Coalition of 18 Democratic lawmakers urges Biden administration to change asylum rules

Illegal immigrants could face a five-year ban on seeking asylum if they enter the country between legal ports of entry. 

Published: June 12, 2024 6:37pm

A group of 18 House Democrats on Tuesday encouraged the Biden administration to reconsider its new proposed asylum rules, claiming it forces those crossing the border to make life-altering decisions too quickly.

President Joe Biden rolled out a new executive order last week which bars illegal immigrants from receiving asylum when there are high levels of encounters at the southern border. Another possible rule makes illegal immigrants who enter the country outside of regular ports of entry generally ineligible for asylum unless they meet certain exceptions.

The group of Democrats, led by Illinois Democratic Reps. Delia Ramirez and Jesús “Chuy” García, urged Homeland Security Secretary Alejandro Mayorkas and United States Citizenship and Immigration Services (USCIS) Director Ur Jaddou to reconsider the new rules in a letter obtained by The Hill.

“Allowing the consideration of mandatory bars to asylum during initial asylum screening interviews will force asylum seekers to present legally and factually complex arguments explaining the life-threatening harms they are fleeing shortly after enduring a long, traumatic journey and while being held in immigration detention and essentially cut off from legal help,” the lawmakers wrote.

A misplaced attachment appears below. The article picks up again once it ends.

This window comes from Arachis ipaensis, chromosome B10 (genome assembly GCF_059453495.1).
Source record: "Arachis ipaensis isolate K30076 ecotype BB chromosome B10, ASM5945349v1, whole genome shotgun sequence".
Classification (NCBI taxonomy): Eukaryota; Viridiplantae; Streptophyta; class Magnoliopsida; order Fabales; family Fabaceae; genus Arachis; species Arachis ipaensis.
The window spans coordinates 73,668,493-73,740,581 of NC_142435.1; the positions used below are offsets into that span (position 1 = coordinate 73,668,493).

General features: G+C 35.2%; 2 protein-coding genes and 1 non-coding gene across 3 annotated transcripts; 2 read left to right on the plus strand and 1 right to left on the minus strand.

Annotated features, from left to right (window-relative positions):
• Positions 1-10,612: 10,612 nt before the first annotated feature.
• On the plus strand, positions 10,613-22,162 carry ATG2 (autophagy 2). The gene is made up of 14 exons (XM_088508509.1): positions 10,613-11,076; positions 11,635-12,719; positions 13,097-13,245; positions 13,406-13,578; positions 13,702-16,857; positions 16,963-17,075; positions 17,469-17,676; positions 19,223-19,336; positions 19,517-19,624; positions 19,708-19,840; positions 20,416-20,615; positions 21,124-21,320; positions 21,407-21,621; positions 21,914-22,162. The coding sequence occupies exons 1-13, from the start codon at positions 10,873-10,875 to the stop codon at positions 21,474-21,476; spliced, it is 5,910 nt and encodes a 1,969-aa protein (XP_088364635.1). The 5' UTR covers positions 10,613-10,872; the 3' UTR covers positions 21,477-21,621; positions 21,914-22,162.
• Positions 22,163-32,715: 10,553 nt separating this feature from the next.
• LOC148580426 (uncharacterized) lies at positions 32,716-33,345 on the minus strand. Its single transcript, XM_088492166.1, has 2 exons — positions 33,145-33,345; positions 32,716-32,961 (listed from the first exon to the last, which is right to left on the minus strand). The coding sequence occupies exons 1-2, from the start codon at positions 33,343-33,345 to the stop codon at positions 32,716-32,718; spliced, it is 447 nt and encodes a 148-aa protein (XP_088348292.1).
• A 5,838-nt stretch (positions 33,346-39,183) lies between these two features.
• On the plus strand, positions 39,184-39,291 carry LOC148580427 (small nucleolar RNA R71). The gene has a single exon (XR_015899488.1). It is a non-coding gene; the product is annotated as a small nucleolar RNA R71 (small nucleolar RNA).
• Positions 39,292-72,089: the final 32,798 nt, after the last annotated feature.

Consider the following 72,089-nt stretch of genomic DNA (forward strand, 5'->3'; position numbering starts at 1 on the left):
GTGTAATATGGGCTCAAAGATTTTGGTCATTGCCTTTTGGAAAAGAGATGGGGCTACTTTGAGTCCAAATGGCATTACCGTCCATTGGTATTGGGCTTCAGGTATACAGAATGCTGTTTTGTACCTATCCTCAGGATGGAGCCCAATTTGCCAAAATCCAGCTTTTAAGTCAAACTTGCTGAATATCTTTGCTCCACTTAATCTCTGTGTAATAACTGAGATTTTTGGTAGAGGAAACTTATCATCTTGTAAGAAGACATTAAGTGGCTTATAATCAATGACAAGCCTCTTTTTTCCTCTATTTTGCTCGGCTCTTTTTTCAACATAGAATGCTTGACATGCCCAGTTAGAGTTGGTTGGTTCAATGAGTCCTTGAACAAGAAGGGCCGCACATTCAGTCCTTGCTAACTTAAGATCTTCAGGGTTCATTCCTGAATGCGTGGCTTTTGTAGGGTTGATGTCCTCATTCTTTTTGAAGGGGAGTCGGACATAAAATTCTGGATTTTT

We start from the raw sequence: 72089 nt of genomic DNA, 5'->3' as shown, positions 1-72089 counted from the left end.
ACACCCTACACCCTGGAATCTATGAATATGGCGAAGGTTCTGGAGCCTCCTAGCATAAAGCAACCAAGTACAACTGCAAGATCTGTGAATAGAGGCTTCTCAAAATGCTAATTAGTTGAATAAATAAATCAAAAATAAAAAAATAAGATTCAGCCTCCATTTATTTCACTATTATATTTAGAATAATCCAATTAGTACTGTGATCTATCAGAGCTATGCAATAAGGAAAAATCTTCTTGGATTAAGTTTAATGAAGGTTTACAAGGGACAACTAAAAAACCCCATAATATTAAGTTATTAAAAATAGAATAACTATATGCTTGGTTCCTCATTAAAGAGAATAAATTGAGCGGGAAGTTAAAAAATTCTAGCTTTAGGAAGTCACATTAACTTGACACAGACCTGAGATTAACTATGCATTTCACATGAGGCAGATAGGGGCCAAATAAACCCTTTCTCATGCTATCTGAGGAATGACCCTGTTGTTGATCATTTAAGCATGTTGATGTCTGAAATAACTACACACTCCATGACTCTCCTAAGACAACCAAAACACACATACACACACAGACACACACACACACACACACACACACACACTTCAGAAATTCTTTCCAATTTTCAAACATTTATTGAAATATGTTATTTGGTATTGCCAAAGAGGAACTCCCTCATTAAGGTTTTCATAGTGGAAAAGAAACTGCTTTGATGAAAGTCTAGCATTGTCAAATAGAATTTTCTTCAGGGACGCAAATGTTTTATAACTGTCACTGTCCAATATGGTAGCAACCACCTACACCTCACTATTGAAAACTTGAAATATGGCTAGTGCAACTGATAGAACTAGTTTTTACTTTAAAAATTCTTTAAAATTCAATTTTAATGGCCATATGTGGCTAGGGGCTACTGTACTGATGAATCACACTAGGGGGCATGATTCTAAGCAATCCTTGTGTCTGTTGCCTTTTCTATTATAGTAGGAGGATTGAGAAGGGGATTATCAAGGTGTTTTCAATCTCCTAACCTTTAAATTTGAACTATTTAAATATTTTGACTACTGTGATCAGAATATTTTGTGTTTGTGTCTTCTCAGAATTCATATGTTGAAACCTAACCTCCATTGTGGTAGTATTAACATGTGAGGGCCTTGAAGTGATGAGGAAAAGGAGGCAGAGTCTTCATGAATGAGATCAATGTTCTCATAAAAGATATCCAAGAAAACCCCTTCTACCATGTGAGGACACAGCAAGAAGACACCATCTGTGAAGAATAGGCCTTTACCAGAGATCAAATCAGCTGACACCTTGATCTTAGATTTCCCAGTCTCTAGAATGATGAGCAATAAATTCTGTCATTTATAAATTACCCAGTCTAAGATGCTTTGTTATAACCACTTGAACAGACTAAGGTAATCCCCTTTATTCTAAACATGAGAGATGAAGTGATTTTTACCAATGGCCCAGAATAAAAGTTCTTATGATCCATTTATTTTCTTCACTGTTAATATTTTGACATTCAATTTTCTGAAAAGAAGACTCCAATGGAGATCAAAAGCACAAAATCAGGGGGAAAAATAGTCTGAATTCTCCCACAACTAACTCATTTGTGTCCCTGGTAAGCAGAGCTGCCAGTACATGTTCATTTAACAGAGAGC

Illegal immigrants could face a five-year ban on seeking asylum if they enter the country between legal ports of entry and fail to meet the new, higher standards for asylum. 

Other co-signers on the letter include Congressional Hispanic Caucus Chair Rep. Nanette Barragán, Biden-Harris 2024 campaign co-chair Rep. Veronica Escobar, and House Rules Committee Ranking Member Jim McGovern.

The letter comes as Democrats attempt to quell criticism over their lack of action on the country's border crisis, as streams of migrants flood sanctuary cities throughout the United States.

“I think that folks are feeling pressure up and down the ballot. I think that we have not done a great job in messaging immigration," Ramirez told The Hill. "But then the other part of that is also valid if we’re being honest, is we haven’t done anything about immigration reform, it’s been over 30 years."

Misty Severi is an evening news reporter for Just the News. You can follow her on X for more coverage.

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